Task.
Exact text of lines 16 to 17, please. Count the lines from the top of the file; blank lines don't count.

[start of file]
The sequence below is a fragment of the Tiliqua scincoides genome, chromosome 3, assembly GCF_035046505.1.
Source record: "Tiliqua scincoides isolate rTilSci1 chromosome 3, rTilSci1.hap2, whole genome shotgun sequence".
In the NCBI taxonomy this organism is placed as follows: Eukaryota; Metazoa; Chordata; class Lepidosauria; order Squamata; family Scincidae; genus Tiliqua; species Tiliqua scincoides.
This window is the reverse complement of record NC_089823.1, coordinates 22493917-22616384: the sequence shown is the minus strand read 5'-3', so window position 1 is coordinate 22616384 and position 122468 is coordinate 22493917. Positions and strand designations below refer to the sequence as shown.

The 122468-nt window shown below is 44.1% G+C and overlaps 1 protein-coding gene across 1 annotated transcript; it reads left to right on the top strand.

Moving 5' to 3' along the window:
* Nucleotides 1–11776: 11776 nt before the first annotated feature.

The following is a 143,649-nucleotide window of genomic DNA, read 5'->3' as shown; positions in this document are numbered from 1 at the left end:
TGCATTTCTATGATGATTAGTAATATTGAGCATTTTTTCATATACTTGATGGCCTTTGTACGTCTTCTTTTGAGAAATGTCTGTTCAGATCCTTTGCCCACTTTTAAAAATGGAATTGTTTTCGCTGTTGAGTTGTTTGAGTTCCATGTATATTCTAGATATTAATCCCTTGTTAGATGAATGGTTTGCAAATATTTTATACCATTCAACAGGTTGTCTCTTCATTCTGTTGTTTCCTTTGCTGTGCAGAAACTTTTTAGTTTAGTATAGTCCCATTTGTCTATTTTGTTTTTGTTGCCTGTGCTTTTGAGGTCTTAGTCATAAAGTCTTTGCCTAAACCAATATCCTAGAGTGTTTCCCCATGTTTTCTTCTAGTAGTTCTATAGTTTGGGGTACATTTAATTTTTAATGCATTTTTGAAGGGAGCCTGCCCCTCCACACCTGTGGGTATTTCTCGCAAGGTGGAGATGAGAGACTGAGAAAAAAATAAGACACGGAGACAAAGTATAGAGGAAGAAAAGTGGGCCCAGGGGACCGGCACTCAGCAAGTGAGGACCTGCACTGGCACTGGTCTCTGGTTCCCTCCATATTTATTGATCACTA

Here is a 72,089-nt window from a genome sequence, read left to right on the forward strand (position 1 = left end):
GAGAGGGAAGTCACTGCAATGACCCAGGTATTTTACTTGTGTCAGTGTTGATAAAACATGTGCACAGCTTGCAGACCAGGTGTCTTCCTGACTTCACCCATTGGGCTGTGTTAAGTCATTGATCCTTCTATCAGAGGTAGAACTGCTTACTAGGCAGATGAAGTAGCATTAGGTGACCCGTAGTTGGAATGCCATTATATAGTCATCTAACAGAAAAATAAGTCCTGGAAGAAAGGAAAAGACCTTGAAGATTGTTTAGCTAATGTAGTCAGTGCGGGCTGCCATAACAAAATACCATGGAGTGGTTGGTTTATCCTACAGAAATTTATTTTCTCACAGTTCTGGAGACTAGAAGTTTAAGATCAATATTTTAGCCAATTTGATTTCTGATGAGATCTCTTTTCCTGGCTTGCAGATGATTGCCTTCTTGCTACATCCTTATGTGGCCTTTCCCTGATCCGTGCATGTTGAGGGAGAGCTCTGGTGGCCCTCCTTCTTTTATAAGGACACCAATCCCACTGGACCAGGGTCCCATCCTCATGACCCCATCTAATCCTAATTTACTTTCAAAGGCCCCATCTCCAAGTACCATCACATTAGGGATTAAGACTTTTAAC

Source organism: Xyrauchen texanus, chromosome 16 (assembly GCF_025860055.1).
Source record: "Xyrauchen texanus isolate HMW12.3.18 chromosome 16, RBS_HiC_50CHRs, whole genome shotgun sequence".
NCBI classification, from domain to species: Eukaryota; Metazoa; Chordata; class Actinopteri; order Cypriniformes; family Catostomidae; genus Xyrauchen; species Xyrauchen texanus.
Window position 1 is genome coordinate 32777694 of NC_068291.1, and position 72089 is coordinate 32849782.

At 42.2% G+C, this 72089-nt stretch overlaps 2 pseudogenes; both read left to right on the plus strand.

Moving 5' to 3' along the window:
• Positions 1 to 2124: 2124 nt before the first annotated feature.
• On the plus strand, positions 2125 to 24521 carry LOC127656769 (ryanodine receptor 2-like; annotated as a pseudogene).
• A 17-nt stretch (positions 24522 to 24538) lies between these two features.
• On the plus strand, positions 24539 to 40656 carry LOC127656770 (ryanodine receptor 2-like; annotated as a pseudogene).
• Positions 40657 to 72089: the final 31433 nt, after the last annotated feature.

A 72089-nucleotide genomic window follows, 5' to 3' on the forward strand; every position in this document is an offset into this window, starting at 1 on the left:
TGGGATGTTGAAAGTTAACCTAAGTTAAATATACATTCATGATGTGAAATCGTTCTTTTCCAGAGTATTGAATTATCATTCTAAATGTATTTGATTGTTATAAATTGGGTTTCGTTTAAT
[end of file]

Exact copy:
At 42.2% G+C, this 72089-nt stretch overlaps 2 pseudogenes; both read left to right on the plus strand.

Moving 5' to 3' along the window: